Peacekeeping bodies’ in Africa : an analysis of MONUSCO and SADC in the Democratic Republic of Congo (DRC).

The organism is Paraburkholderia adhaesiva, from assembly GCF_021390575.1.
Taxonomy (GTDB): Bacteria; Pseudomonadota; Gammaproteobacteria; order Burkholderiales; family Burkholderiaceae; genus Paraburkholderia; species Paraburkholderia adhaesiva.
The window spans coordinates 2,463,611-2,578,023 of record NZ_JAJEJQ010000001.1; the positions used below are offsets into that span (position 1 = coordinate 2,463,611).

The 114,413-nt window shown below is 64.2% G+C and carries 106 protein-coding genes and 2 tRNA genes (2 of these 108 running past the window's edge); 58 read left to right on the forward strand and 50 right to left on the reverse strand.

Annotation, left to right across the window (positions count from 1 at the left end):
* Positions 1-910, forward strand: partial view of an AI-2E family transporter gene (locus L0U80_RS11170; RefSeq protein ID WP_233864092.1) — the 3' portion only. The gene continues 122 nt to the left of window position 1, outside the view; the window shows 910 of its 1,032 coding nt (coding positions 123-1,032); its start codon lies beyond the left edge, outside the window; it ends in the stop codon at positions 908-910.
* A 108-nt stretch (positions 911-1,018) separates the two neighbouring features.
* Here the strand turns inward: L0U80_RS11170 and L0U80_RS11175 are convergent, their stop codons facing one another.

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The Democratic Republic of Congo (DRC) is a nation characterized by severe armed conflict. The first phase of conflict began in 1996, resulting in the overthrow of Mobutu in 1997 by Laurent Kabila. While the second phase of conflict began when Rwandans invaded the DRC and backed new rebellion forces against Kabila. Kabila then turned to members of the Southern African Development Community (SADC) for support. Subsequently, in August 1998, SADC intervened for the very first time in the DRC and its intervention resulted in the signing of the Lusaka Ceasefire Agreement in July 1999. A month later the United Nations Security Council (UNSC) established the United Nations Organization Mission in the Democratic Republic of Congo (MONUC) by its resolution 1258. MONUC’s initial mandate was to observe the ceasefire; ensure the disengagement of all forces; and maintain close liaison with all parties to the Ceasefire Agreement. However, through a series of subsequent resolutions, the UNSC expended MONUC’s area of responsibility to include supervising implementation of the agreement, and performing multiple additional tasks. On 1 July 2010, UNSC by its Resolution 1925 renamed MONUC the United Nations organization stabilization mission in the Democratic Republic of the Congo (MONUSCO). MONUSCO was mandated among other things to protect civilians and support the DRC government in its stabilization and peace consolidation effects. Nevertheless, the DRC continues to be mired in intractable conflicts. The security situation remains extremely volatile and peace remains elusive. While the western part of the country enjoys relative calm, the eastern regions consistently experience high insecurity and repeated incidences of violence. Therefore, this study examines the role of peacekeeping bodies’ in Africa. In particular, the study analyses the role of MONUSCO and SADC in the DRC conflict. It examines the socio-economic and political conditions in the DRC prior to their arrival. The study identifies and explains the factors that gave rise to their deployment. It evaluates their successes and failures as per their mandates and responsibilities towards combating conflict in the DRC. The analysis of both peacekeeping bodies’ highlights new insights into peacekeeping partnerships between local and international peacekeeping bodies’ and the challenges and constraints they endure in conflict ridden areas. The study concludes by establishing lessons from the research to contribute to policy making and initiatives. The study argues that in situations of conflicts in which regional and international bodies’ such as SADC and the UN intervene in order to ensure peace, these bodies’ need to make clear as well as develop their operational doctrines and not allow differences and divisions to hinder their conflict resolution initiatives in order to help facilitate more lasting peace and security. It argues that partnerships between local and international peacekeeping bodies’ are vital for the success of peacekeeping operations and combating African conflicts. These bodies may have different roles but they play an equally important, sometimes mutually re-enforcing role in peacekeeping and conflict resolutions in countries such as the DRC. The study concludes that there is a need for solid and practical relationships between local and international bodies’ in order to be effective in curbing both intrastate and interstate conflict that characterize the African continent.